Monday, January 05, 2009

More new CD reviews from the Superboss:

World War IX
Brown Baggin' It

While you and I are sitting here, surfing the internet for weird & spicy porn, the cleverly named NYC punk band World War IX are building a whole media empire out...well, out of paper bags and other household items. What we have here is a 7" single on hard-to-get black wax with four songs of snotty, old-skull, spent-the-rent punk rock (Treasure Hunt is the big winner; its about crawling around some dude's apartment, looking for drugs) wrapped in an attractive brown bag (hence the title). Assuming that anybody who listens/follows this band has serious issues with alcohol, the bag will come in handy to either puke in, or to wear when robbing a convenience store for beer money. I love it, man. The songs sound like the kind of wretched noise bands here in Boston were spewing up in the mid 80's - Gang Green, PTL Klub, whoever was putting up with GG Allin in 1984, stuff like that, and the package is just a riot. Something like this has gotta be limited - how many brown lunch bags are there in the world? - so, you know, better snatch one up quick.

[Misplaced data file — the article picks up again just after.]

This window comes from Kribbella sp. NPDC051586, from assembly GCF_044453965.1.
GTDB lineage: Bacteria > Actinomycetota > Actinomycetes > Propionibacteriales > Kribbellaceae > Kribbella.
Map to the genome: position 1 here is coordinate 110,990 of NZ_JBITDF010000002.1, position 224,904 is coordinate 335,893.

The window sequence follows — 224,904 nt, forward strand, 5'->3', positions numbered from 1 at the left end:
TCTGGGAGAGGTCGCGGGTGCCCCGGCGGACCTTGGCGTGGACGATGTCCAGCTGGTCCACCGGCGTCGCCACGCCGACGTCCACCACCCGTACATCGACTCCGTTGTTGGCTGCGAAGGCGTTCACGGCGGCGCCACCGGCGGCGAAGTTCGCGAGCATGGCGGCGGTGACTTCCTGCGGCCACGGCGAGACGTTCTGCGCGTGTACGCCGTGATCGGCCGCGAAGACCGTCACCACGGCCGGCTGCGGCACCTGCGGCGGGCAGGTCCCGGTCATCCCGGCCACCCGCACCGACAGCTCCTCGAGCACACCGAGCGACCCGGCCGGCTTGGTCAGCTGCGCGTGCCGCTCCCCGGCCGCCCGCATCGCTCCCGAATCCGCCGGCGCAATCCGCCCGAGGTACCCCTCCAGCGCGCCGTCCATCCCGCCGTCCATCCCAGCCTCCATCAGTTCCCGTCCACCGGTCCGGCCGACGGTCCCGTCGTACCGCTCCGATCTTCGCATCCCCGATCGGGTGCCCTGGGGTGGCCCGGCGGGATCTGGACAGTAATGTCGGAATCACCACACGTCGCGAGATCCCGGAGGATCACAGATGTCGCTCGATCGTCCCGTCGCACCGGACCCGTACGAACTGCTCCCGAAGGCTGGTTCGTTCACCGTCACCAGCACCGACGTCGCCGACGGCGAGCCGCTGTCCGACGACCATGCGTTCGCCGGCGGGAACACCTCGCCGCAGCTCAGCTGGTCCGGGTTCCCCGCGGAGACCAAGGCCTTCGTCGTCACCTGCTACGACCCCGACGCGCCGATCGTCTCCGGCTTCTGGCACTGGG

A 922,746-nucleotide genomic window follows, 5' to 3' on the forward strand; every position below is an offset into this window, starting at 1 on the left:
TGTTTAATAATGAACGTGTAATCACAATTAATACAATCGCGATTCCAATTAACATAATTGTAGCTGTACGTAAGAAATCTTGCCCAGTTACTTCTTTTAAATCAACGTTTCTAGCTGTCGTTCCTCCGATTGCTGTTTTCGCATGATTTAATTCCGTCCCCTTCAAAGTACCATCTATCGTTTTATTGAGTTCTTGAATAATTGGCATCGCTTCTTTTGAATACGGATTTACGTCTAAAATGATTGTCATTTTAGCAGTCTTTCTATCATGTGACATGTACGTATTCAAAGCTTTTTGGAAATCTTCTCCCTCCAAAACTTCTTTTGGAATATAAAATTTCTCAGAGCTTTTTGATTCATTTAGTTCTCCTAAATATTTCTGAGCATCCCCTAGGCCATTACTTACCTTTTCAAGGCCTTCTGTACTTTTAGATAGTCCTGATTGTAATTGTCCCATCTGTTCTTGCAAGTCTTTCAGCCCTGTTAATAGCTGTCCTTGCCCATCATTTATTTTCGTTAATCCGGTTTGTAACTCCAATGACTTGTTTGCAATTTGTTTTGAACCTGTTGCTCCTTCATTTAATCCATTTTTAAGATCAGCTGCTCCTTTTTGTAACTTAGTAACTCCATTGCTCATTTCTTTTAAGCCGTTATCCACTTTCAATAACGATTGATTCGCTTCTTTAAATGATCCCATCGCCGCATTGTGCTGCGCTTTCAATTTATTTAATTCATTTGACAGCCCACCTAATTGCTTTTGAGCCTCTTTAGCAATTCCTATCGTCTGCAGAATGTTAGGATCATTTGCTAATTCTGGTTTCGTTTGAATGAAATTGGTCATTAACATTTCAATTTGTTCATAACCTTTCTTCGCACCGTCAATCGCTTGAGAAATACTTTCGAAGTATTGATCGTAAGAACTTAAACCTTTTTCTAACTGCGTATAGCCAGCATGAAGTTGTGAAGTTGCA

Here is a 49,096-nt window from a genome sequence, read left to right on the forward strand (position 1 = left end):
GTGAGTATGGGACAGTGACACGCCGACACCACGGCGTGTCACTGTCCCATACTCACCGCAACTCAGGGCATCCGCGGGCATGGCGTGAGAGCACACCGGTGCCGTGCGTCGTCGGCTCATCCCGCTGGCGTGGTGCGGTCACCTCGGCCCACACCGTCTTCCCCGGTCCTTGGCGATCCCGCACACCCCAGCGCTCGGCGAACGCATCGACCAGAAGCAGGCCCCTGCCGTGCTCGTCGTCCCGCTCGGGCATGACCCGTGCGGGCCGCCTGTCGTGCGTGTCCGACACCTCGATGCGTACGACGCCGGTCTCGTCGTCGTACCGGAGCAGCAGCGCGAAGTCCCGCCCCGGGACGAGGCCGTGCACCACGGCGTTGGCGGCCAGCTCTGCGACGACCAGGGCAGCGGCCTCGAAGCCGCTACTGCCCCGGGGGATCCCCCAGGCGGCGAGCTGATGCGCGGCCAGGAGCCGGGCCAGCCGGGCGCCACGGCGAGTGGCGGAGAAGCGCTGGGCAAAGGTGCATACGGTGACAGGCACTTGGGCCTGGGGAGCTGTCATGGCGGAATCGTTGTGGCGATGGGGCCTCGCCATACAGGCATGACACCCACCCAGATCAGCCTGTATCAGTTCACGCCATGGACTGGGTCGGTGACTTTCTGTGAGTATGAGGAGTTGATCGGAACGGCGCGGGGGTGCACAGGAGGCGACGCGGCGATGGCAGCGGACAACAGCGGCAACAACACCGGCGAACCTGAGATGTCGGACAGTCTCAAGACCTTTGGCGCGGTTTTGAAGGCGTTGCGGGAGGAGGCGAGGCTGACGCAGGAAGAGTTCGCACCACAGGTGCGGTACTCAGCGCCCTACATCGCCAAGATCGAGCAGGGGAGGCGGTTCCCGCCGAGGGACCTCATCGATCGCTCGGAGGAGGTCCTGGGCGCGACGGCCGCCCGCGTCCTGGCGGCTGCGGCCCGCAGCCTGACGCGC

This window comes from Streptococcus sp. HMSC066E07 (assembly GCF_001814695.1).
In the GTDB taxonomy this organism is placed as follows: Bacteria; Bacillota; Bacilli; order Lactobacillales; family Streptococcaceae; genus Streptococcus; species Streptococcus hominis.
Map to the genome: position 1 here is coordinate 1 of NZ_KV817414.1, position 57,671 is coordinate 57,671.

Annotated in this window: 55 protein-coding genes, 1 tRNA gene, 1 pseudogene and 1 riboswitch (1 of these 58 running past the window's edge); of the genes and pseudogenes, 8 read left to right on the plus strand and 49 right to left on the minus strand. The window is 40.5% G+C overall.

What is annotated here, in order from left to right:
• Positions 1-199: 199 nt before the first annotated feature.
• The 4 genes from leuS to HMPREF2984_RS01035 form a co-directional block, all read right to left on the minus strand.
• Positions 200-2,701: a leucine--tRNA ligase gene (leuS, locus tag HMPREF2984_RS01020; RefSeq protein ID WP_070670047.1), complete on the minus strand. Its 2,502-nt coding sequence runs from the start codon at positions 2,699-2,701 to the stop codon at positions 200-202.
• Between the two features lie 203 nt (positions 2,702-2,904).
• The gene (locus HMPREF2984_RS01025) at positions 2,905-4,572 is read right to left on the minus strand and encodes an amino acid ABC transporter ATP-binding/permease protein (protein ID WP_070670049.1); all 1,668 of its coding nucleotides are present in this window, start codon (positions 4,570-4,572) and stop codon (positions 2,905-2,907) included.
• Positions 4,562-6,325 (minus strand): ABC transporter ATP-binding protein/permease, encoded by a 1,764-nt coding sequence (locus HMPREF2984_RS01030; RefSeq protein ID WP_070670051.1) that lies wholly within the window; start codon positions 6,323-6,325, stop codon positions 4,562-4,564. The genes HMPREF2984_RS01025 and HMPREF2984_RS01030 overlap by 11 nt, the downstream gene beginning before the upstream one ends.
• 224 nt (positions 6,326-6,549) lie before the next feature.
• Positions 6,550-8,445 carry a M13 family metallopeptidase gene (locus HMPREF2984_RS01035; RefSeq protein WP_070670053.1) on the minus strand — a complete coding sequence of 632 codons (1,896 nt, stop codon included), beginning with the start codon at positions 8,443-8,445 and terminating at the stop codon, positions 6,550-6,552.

PS: World War IX also have their own comic book. They're not superheroes or nothin', but they do have adventures. Eviction-y, parole-y type adventures.


Clip: World War IX, Portrait of Sobriety (with footage, not surprisingly, from Strange Brew)

Hollywood Vampires
Candy from Strangers

Me: Have I gone mad? What are the Hollywood Vampires doing in Oslo? Aren't they Italian?

Google: There's two of them. Also, Alice Cooper and the dead guy from The Who were Hollywood Vampires as well. So whatever, it's not that exclusive a club.

Thanks, Google. The Norwegian version of the HVs actually toured Italy recently, so I wonder if they had a dust-up with their spaghetti doppelgangers to see who gets to keep the name? Anyway, doesn't really matter to me. Sun's still gonna shine. As to the reason we're here today, what we're looking at is a five song EP of catchy, Trashcan Darlings-y glam-punk with hilariously coal-black lyrics about murder, necrophilia, gurgling blood, werewolves, etc. Their sound is propulsive and swaggering, obviously influenced by 80's flash-rock, and the production is big, loud, and polished. Murder, mayhem, fishnets. I dig it. I dig it like a grave.